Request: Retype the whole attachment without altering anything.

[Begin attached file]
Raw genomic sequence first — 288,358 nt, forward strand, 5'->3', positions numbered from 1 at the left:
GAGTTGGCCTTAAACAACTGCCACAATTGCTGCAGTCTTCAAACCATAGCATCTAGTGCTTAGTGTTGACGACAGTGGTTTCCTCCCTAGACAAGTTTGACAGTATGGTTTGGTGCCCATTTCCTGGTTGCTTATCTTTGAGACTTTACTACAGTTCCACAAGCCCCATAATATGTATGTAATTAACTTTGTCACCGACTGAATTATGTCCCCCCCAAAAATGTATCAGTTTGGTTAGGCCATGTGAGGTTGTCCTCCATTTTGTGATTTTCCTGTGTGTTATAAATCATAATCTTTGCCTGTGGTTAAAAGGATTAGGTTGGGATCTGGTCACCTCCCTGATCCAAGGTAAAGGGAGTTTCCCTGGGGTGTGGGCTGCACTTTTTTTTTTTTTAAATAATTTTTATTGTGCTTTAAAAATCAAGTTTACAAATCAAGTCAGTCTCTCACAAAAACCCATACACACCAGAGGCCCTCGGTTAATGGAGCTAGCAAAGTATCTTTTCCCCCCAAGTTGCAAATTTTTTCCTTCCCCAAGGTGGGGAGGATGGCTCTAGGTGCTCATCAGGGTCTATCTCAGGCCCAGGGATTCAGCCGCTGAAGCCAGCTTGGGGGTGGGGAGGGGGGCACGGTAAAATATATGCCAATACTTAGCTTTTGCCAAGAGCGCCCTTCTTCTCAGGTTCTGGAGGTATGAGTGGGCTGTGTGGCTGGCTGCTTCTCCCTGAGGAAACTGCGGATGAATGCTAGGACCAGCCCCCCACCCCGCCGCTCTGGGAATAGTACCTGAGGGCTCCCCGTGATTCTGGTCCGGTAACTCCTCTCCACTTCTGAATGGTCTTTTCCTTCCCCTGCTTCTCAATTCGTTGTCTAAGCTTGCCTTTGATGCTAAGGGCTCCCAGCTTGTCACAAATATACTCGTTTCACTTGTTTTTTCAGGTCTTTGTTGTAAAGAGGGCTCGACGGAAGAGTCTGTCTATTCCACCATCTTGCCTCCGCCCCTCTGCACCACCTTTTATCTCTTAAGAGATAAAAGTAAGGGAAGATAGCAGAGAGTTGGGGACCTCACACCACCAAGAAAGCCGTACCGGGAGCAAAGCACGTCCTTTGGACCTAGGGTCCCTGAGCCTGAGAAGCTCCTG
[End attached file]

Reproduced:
Raw genomic sequence first — 288,358 nt, forward strand, 5'->3', positions numbered from 1 at the left:
GAGTTGGCCTTAAACAACTGCCACAATTGCTGCAGTCTTCAAACCATAGCATCTAGTGCTTAGTGTTGACGACAGTGGTTTCCTCCCTAGACAAGTTTGACAGTATGGTTTGGTGCCCATTTCCTGGTTGCTTATCTTTGAGACTTTACTACAGTTCCACAAGCCCCATAATATGTATGTAATTAACTTTGTCACCGACTGAATTATGTCCCCCCCAAAAATGTATCAGTTTGGTTAGGCCATGTGAGGTTGTCCTCCATTTTGTGATTTTCCTGTGTGTTATAAATCATAATCTTTGCCTGTGGTTAAAAGGATTAGGTTGGGATCTGGTCACCTCCCTGATCCAAGGTAAAGGGAGTTTCCCTGGGGTGTGGGCTGCACTTTTTTTTTTTTTAAATAATTTTTATTGTGCTTTAAAAATCAAGTTTACAAATCAAGTCAGTCTCTCACAAAAACCCATACACACCAGAGGCCCTCGGTTAATGGAGCTAGCAAAGTATCTTTTCCCCCCAAGTTGCAAATTTTTTCCTTCCCCAAGGTGGGGAGGATGGCTCTAGGTGCTCATCAGGGTCTATCTCAGGCCCAGGGATTCAGCCGCTGAAGCCAGCTTGGGGGTGGGGAGGGGGGCACGGTAAAATATATGCCAATACTTAGCTTTTGCCAAGAGCGCCCTTCTTCTCAGGTTCTGGAGGTATGAGTGGGCTGTGTGGCTGGCTGCTTCTCCCTGAGGAAACTGCGGATGAATGCTAGGACCAGCCCCCCACCCCGCCGCTCTGGGAATAGTACCTGAGGGCTCCCCGTGATTCTGGTCCGGTAACTCCTCTCCACTTCTGAATGGTCTTTTCCTTCCCCTGCTTCTCAATTCGTTGTCTAAGCTTGCCTTTGATGCTAAGGGCTCCCAGCTTGTCACAAATATACTCGTTTCACTTGTTTTTTCAGGTCTTTGTTGTAAAGAGGGCTCGACGGAAGAGTCTGTCTATTCCACCATCTTGCCTCCGCCCCTCTGCACCACCTTTTATCTCTTAAGAGATAAAAGTAAGGGAAGATAGCAGAGAGTTGGGGACCTCACACCACCAAGAAAGCCGTACCGGGAGCAAAGCACGTCCTTTGGACCTAGGGTCCCTGAGCCTGAGAAGCTCCTG